Thursday 2 September 2021

How did he get those cheeky cheeks? :)

Have you been trying to needle felt some cute bunnies but just can't get those cheeky cheeks right?  Here's a quite little 'how to' for you!

After you've felted the ball for his head, pull and mix the fibre for both cheeks.  Once mixed split into two balls and work back and forth, felting them down to the same size.

Here I've shown you how much the ball has shrunk as I've felted to give you an idea how much fibre to use for the cheeks.  It does shrink down a lot.  Don't felt them too hard though, just firm.

To attach the balls hold them both in place and 'tack' them on with a few deep pokes to check you are happy with placement.  If they look ok carry on.  Work slowly 

I'm happy with the placement so change down to a finer needle to keep working the cheeks until they are firmer and well attached.  As you work, keep the needle on the angle above, like you are felting one ball into the other.  This way you won't end up with a gap between them.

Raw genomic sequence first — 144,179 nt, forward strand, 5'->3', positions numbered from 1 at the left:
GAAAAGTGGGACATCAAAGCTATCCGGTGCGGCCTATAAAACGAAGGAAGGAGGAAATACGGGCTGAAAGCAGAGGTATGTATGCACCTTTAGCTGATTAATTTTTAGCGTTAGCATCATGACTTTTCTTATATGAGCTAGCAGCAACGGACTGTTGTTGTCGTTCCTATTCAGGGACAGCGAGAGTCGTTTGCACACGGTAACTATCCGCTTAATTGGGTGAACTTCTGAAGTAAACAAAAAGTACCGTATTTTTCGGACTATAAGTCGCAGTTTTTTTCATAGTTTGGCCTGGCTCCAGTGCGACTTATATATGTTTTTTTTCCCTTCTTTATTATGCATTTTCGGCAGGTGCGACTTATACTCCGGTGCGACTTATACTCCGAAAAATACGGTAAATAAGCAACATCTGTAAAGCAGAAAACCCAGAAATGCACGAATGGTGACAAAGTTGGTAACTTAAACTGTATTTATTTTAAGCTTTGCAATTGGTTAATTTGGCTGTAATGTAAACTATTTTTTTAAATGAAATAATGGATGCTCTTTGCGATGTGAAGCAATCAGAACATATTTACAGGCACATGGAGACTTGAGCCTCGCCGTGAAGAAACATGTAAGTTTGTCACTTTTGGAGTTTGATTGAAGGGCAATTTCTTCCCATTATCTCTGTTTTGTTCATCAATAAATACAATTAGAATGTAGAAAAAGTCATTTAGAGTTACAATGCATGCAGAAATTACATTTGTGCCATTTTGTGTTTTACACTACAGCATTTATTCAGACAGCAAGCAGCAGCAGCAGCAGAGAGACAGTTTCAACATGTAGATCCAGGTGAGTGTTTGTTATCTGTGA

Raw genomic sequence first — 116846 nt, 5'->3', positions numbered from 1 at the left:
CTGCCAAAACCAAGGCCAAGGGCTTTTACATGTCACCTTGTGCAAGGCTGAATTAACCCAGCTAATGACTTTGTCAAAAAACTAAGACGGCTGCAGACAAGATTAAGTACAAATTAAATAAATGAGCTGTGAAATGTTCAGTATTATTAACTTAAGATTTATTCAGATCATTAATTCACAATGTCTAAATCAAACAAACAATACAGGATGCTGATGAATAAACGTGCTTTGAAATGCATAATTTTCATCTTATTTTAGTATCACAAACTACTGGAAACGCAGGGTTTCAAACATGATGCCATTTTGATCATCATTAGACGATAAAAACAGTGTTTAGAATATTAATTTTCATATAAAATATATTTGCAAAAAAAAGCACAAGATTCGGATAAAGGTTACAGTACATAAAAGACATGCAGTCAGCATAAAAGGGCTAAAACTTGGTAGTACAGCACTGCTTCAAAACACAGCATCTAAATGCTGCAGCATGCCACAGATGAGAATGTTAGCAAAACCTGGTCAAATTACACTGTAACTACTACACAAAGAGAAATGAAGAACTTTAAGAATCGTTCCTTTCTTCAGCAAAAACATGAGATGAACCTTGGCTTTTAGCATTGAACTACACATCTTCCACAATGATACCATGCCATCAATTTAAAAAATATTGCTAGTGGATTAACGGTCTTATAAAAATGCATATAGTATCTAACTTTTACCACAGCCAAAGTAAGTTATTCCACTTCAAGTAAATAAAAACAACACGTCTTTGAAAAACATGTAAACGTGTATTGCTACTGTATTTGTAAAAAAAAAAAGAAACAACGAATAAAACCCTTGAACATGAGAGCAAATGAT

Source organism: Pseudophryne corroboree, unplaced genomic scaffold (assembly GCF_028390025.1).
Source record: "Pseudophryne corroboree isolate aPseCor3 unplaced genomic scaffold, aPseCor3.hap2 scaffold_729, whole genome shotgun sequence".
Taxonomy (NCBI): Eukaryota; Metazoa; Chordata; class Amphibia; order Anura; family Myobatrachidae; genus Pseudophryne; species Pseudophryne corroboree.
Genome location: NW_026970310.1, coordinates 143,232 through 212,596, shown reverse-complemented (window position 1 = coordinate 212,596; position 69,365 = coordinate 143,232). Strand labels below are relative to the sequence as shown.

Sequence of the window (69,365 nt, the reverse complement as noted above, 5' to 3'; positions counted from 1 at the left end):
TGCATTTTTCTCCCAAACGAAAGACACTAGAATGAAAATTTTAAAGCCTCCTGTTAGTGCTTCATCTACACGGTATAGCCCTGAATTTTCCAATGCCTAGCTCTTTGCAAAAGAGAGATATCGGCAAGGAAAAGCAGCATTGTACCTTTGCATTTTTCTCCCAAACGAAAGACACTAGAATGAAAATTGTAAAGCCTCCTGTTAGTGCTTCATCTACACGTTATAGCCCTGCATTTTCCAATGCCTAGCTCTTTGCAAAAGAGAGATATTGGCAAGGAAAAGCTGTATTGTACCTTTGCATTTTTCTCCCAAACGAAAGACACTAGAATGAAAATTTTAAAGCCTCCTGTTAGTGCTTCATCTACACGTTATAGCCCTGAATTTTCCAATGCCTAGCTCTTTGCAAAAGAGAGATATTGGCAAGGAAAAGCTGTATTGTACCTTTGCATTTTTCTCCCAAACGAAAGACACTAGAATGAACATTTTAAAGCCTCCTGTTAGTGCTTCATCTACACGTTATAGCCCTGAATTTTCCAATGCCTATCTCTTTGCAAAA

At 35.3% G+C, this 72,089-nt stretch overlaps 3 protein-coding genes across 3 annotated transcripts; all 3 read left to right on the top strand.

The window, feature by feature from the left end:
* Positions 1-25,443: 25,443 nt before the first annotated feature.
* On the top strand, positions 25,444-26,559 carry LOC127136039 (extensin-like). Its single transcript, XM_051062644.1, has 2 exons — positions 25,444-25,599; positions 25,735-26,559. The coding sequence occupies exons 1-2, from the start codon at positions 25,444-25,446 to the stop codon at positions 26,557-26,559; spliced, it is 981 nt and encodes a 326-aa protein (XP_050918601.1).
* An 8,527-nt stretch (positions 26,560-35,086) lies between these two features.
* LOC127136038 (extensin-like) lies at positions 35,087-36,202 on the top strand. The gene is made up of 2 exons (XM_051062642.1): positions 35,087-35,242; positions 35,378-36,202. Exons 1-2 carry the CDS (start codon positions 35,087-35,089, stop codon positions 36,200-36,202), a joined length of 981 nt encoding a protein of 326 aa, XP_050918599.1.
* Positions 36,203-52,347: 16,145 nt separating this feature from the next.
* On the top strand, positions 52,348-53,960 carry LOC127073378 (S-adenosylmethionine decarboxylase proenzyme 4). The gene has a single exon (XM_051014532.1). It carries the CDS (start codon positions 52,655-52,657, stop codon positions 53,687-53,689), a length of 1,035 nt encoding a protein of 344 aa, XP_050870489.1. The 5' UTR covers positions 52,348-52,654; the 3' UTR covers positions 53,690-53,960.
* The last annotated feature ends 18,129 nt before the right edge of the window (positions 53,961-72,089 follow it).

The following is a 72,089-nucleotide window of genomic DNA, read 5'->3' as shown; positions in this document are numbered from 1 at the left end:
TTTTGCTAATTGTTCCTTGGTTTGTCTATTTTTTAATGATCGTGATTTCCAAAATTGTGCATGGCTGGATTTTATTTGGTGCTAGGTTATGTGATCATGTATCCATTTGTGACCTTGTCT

Want to needle a nose too?  Just take a smaller amount of fibre, felt into a firm ball and then attach, poking downward so that it sits snugly on the cheeks with no gaps.

I just love the way these turn out, they are also great for other animals like cats and dogs!

I hope you enjoyed this quick 'how to'. Stay tuned for more and feel free to make a request if you need help with anything.

You can also join our subscriber group over on facebook at just $10usd a month.  Live classes, and lots of fun.  Click here to visit my fb page  for more info.


Sunday 11 July 2021

How to Thread Joint your Needle Felted Critters Arms and Legs

 Today I'm sharing a step by step series of photos to help you with your thread jointing.

When we want to make movable joints on a solid felted object we can't add any hardware like cotter pins or plastic joints, we have to 'sew' the parts together.  But we need to do it in a way that allows them to be moved and posed.

When I do thread jointing I like to use dental floss, I've used it for about 20 years and still have my first ever bears.  Floss is easy to tie and very strong.

  First lay your creation out with the parts where you will want them to be when they are attached, so each arm and leg on the side where it will be attached.

Then, taking about 12 inches of floss (I measure it from my wrist to my elbow to save getting a ruler out) thread about 2 inches of the floss through the needle.

Take the needle INTO the inside of the leg, where it will touch the body, and out the other side.